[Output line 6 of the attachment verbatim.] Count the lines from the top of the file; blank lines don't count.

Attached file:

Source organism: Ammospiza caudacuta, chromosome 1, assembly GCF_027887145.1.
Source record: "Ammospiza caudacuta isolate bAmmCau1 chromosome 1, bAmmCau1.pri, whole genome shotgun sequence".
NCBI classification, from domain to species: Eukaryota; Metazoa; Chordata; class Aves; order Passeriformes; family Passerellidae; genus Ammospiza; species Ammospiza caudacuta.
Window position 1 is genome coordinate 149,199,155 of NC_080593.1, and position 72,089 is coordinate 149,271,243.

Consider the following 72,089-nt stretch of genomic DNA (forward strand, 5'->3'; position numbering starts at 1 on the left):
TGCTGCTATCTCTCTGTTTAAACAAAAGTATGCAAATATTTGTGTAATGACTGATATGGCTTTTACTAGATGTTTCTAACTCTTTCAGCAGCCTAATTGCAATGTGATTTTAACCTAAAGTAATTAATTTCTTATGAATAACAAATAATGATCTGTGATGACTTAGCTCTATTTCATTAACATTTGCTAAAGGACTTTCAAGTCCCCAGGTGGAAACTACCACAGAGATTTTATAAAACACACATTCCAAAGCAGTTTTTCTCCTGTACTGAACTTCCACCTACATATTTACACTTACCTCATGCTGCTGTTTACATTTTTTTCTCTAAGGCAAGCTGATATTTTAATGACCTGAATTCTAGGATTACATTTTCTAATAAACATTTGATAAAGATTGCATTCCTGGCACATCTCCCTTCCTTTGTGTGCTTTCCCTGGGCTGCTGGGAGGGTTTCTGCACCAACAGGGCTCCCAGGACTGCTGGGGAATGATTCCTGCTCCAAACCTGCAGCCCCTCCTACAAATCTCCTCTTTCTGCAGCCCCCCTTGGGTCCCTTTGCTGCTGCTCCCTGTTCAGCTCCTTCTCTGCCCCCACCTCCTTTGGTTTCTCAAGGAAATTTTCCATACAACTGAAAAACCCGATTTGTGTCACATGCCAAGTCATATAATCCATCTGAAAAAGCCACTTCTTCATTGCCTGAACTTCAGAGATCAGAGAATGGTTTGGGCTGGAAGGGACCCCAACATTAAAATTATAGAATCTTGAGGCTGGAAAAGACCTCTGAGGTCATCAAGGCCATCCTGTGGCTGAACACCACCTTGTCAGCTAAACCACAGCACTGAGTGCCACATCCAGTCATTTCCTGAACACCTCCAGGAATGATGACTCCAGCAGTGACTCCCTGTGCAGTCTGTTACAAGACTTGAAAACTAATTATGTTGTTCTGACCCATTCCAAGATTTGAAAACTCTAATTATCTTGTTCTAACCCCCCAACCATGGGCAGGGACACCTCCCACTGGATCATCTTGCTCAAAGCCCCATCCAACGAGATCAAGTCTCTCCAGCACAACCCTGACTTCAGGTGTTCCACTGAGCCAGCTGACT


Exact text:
TGCTGCTATCTCTCTGTTTAAACAAAAGTATGCAAATATTTGTGTAATGACTGATATGGCTTTTACTAGATGTTTCTAACTCTTTCAGCAGCCTAATTGCAATGTGATTTTAACCTAAAGTAATTAATTTCTTATGAATAACAAATAATGATCTGTGATGACTTAGCTCTATTTCATTAACATTTGCTAAAGGACTTTCAAGTCCCCAGGTGGAAACTACCACAGAGATTTTATAAAACACACATTCCAAAGCAGTTTTTCTCCTGTACTGAACTTCCACCTACATATTTACACTTACCTCATGCTGCTGTTTACATTTTTTTCTCTAAGGCAAGCTGATATTTTAATGACCTGAATTCTAGGATTACATTTTCTAATAAACATTTGATAAAGATTGCATTCCTGGCACATCTCCCTTCCTTTGTGTGCTTTCCCTGGGCTGCTGGGAGGGTTTCTGCACCAACAGGGCTCCCAGGACTGCTGGGGAATGATTCCTGCTCCAAACCTGCAGCCCCTCCTACAAATCTCCTCTTTCTGCAGCCCCCCTTGGGTCCCTTTGCTGCTGCTCCCTGTTCAGCTCCTTCTCTGCCCCCACCTCCTTTGGTTTCTCAAGGAAATTTTCCATACAACTGAAAAACCCGATTTGTGTCACATGCCAAGTCATATAATCCATCTGAAAAAGCCACTTCTTCATTGCCTGAACTTCAGAGATCAGAGAATGGTTTGGGCTGGAAGGGACCCCAACATTAAAATTATAGAATCTTGAGGCTGGAAAAGACCTCTGAGGTCATCAAGGCCATCCTGTGGCTGAACACCACCTTGTCAGCTAAACCACAGCACTGAGTGCCACATCCAGTCATTTCCTGAACACCTCCAGGAATGATGACTCCAGCAGTGACTCCCTGTGCAGTCTGTTACAAGACTTGAAAACTAATTATGTTGTTCTGACCCATTCCAAGATTTGAAAACTCTAATTATCTTGTTCTAACCCCCCAACCATGGGCAGGGACACCTCCCACTGGATCATCTTGCTCAAAGCCCCATCCAACGAGATCAAGTCTCTCCAGCACAACCCTGACTTCAGGTGTTCCACTGAGCCAGCTGACT